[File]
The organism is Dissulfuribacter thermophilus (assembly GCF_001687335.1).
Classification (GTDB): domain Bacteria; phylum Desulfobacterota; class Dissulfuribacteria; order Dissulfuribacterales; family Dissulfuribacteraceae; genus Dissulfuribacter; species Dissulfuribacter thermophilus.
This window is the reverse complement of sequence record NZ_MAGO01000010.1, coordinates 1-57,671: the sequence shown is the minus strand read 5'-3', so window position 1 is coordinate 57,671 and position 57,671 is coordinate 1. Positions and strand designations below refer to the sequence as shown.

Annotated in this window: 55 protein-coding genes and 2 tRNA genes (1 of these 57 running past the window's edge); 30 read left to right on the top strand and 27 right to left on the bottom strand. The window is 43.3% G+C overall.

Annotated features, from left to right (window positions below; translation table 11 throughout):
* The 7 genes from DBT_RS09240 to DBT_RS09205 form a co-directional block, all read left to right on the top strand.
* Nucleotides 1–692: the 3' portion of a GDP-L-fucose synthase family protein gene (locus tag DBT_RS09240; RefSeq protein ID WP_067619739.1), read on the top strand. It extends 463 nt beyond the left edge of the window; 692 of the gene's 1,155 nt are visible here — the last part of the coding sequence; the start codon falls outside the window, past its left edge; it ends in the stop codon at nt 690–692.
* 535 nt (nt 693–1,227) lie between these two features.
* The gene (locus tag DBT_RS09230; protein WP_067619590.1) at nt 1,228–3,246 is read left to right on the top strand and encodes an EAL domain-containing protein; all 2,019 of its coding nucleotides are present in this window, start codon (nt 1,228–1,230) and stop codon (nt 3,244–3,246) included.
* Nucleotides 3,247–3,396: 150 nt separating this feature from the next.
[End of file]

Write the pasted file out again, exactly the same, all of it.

The organism is Dissulfuribacter thermophilus (assembly GCF_001687335.1).
Classification (GTDB): domain Bacteria; phylum Desulfobacterota; class Dissulfuribacteria; order Dissulfuribacterales; family Dissulfuribacteraceae; genus Dissulfuribacter; species Dissulfuribacter thermophilus.
This window is the reverse complement of sequence record NZ_MAGO01000010.1, coordinates 1-57,671: the sequence shown is the minus strand read 5'-3', so window position 1 is coordinate 57,671 and position 57,671 is coordinate 1. Positions and strand designations below refer to the sequence as shown.

Annotated in this window: 55 protein-coding genes and 2 tRNA genes (1 of these 57 running past the window's edge); 30 read left to right on the top strand and 27 right to left on the bottom strand. The window is 43.3% G+C overall.

Annotated features, from left to right (window positions below; translation table 11 throughout):
* The 7 genes from DBT_RS09240 to DBT_RS09205 form a co-directional block, all read left to right on the top strand.
* Nucleotides 1–692: the 3' portion of a GDP-L-fucose synthase family protein gene (locus tag DBT_RS09240; RefSeq protein ID WP_067619739.1), read on the top strand. It extends 463 nt beyond the left edge of the window; 692 of the gene's 1,155 nt are visible here — the last part of the coding sequence; the start codon falls outside the window, past its left edge; it ends in the stop codon at nt 690–692.
* 535 nt (nt 693–1,227) lie between these two features.
* The gene (locus tag DBT_RS09230; protein WP_067619590.1) at nt 1,228–3,246 is read left to right on the top strand and encodes an EAL domain-containing protein; all 2,019 of its coding nucleotides are present in this window, start codon (nt 1,228–1,230) and stop codon (nt 3,244–3,246) included.
* Nucleotides 3,247–3,396: 150 nt separating this feature from the next.